Ari Marcopoulos, the photographer known for his gritty and personal images of the downtown arts scene in the 1980s, and later his navigation of the cultures of snowboarders and skateboarders in the 1990s, will unveil a new exhibition tomorrow, “Wherever You Go,” at Marlborough Gallery in Chelsea. The exhibition includes a few photographs from a new series he shot of New York Knicks player Tyson Chandler, who just last week won the NBA Defensive Player of the Year Award. Mr. Chandler is a relatively new subject for the photographer who in 2010 created a fanzine of the sports star with Camilla Venturini from a stream of digitally sourced images. Read More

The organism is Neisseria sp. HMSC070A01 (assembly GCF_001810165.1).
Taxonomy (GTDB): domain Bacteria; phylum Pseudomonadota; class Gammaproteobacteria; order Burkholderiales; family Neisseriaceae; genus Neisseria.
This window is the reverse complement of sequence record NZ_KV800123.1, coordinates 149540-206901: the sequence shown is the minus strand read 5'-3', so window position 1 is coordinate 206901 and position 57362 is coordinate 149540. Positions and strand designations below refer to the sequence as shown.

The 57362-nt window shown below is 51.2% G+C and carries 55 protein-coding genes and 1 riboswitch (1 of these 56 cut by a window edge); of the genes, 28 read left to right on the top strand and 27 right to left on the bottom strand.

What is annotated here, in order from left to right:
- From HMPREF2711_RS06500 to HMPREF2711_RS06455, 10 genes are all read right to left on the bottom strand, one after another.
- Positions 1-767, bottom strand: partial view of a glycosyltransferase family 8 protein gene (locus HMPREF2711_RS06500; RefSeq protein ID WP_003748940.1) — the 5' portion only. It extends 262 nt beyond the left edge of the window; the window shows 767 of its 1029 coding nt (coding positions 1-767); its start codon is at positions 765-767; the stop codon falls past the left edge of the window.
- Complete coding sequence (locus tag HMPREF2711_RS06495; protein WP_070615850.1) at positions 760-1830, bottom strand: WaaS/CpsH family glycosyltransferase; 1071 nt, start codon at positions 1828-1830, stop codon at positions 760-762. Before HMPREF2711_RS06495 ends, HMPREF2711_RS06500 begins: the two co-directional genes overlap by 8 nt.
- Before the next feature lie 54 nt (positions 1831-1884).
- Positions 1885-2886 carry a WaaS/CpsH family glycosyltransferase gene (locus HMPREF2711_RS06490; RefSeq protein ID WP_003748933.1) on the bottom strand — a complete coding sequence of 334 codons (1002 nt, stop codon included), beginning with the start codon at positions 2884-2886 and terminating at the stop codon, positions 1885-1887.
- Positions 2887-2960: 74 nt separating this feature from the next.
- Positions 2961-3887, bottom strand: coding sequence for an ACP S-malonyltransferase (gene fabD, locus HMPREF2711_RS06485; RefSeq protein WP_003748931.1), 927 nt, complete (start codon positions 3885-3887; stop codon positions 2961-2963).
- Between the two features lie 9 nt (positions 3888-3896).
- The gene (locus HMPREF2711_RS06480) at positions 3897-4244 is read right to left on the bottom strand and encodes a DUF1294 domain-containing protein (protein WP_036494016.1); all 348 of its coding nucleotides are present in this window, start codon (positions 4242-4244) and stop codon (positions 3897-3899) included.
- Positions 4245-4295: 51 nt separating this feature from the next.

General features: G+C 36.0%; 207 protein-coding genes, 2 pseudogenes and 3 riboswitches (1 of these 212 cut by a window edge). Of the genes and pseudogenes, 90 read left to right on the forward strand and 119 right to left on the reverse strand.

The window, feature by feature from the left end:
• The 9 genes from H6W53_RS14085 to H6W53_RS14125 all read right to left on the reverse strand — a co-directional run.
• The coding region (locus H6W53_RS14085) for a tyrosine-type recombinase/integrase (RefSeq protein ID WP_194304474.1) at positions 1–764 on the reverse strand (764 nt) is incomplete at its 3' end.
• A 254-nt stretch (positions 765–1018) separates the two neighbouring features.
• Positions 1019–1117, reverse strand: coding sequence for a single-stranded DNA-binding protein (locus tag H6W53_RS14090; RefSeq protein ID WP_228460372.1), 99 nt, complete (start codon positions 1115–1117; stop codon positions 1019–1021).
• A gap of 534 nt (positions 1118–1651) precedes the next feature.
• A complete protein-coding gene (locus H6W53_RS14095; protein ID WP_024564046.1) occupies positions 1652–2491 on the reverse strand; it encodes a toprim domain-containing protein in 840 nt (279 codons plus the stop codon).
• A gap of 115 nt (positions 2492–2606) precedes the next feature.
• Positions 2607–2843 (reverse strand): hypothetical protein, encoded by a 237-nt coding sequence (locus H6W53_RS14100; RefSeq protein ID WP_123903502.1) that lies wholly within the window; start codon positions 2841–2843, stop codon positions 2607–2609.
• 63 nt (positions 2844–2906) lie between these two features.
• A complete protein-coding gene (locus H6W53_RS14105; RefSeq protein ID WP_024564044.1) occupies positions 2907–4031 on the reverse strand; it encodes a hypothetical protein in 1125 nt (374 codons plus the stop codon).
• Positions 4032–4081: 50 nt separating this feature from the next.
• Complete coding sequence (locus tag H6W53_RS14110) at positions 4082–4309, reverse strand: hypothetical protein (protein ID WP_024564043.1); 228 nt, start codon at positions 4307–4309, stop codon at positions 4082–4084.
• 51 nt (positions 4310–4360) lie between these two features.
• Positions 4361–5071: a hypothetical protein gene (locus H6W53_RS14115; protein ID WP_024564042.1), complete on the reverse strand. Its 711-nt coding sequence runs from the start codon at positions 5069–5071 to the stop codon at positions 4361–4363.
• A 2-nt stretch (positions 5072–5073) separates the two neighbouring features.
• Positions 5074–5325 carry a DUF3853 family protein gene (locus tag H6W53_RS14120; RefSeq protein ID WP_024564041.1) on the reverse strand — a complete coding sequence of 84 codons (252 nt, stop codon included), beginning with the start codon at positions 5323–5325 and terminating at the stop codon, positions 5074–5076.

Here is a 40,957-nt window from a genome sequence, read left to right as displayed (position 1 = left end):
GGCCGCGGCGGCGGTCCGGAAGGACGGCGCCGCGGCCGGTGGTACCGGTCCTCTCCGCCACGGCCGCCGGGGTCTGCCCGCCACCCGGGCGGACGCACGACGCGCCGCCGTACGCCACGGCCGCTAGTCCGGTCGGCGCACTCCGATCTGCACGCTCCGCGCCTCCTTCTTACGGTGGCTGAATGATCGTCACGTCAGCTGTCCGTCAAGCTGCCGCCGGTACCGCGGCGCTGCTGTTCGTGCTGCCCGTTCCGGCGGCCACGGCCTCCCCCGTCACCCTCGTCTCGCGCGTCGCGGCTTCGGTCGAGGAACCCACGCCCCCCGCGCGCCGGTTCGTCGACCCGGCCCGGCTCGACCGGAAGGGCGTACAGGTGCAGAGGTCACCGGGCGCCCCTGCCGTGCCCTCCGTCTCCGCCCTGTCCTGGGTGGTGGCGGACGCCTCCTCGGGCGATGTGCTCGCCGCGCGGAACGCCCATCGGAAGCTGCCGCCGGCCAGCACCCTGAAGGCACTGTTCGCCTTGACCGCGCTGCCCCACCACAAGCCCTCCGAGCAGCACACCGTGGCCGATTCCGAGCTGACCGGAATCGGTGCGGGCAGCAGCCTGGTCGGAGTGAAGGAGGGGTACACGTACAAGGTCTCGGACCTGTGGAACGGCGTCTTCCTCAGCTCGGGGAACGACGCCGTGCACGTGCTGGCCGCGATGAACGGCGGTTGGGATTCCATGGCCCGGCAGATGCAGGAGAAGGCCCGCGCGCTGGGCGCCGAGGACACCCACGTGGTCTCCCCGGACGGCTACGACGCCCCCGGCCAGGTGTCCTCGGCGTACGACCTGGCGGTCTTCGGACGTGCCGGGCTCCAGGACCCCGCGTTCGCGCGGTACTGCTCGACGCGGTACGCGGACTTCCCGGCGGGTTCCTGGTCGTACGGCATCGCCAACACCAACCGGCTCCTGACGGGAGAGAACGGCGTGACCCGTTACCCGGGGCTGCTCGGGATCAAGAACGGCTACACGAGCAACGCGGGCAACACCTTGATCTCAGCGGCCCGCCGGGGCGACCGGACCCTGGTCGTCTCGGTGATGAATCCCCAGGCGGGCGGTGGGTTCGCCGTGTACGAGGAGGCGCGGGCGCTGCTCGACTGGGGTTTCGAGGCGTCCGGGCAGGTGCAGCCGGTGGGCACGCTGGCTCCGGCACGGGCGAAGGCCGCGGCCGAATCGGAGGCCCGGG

Perry Rubenstein to Inaugurate Los Angeles Gallery With Helmut Newton, Neil Young

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Helmut Newton, Landing France, 1993

Last spring, when New York-based art dealer Perry Rubenstein announced that he and his wife Sara Fitzmaurice, head of the PR company Fitz & Co., would be making the move to Los Angeles, he said he’d be opening a gallery there in fall 2011. Well, it’s been a bit delayed, but Mr. Rubenstein’s gallery is set to open its doors on June 1, with “Helmut Newton: Sex and Landscapes,” an exhibition of 40 large-scale photographs that come directly from the fashion photographer’s estate. June 2 will bring an event with Neil Young and street artist Shepard Fairey, on the occasion of the release of Mr. Young’s new album. Read More